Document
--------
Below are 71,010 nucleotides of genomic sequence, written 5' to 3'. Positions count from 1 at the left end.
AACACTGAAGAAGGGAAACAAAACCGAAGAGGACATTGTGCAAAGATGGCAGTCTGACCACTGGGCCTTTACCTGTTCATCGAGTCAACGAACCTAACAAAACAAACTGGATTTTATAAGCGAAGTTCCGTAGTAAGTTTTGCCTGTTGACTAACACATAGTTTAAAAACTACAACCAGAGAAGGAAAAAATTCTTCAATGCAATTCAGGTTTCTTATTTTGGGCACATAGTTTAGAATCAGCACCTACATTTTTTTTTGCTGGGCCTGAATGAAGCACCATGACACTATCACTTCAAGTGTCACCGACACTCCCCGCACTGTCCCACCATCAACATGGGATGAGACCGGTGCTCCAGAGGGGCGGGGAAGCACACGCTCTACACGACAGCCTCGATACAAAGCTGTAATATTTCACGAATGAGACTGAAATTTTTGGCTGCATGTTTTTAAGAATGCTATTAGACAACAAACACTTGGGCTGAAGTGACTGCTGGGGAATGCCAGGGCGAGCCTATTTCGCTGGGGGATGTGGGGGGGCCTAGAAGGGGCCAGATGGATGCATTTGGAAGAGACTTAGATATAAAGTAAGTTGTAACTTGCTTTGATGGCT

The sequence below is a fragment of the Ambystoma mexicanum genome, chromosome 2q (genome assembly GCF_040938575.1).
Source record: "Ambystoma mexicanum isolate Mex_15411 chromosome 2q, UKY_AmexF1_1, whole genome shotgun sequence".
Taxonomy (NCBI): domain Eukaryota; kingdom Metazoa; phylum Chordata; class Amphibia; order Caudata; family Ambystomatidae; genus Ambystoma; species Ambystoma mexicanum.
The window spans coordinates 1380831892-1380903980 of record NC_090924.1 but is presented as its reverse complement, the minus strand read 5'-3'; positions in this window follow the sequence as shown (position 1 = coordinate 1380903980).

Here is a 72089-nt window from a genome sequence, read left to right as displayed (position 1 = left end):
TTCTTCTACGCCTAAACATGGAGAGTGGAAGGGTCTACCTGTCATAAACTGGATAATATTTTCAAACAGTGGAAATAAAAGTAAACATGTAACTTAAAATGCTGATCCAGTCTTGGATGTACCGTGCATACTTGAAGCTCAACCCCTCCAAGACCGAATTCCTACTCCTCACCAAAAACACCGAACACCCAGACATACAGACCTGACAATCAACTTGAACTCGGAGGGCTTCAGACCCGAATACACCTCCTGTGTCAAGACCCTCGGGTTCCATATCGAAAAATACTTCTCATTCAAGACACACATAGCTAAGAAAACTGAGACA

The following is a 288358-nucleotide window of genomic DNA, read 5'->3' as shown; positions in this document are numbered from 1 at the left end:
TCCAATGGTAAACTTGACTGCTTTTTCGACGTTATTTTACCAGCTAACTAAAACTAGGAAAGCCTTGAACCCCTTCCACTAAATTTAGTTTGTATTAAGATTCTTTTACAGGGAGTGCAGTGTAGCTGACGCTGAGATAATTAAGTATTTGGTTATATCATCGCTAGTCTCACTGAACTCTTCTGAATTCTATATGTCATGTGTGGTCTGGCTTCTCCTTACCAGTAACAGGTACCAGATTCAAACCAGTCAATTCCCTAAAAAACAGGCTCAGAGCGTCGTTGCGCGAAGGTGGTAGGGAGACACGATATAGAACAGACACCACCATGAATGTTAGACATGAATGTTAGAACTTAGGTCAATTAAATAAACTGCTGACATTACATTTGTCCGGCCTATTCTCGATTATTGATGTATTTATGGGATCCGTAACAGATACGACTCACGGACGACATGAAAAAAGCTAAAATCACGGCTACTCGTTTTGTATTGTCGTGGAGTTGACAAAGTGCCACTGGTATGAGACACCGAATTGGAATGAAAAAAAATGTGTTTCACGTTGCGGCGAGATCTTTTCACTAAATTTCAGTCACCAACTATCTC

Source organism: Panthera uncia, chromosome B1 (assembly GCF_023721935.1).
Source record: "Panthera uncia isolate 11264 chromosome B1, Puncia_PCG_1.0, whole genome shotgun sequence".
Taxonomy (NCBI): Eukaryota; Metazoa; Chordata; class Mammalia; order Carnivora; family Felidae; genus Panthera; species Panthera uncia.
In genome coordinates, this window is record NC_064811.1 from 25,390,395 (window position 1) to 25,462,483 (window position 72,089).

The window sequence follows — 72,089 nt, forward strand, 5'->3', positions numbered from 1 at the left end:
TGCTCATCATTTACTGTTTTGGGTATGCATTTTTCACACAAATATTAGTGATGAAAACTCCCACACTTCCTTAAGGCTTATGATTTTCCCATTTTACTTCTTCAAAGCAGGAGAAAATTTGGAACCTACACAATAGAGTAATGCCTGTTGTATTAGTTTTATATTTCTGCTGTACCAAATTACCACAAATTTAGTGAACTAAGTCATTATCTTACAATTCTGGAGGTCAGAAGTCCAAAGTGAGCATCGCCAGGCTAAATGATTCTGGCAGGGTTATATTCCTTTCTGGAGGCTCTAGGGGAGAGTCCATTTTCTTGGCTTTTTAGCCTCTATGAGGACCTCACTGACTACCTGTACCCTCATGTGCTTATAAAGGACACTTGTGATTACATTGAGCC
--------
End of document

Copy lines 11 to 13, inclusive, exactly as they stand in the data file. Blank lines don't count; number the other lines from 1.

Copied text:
Source organism: Panthera uncia, chromosome B1 (assembly GCF_023721935.1).
Source record: "Panthera uncia isolate 11264 chromosome B1, Puncia_PCG_1.0, whole genome shotgun sequence".
Taxonomy (NCBI): Eukaryota; Metazoa; Chordata; class Mammalia; order Carnivora; family Felidae; genus Panthera; species Panthera uncia.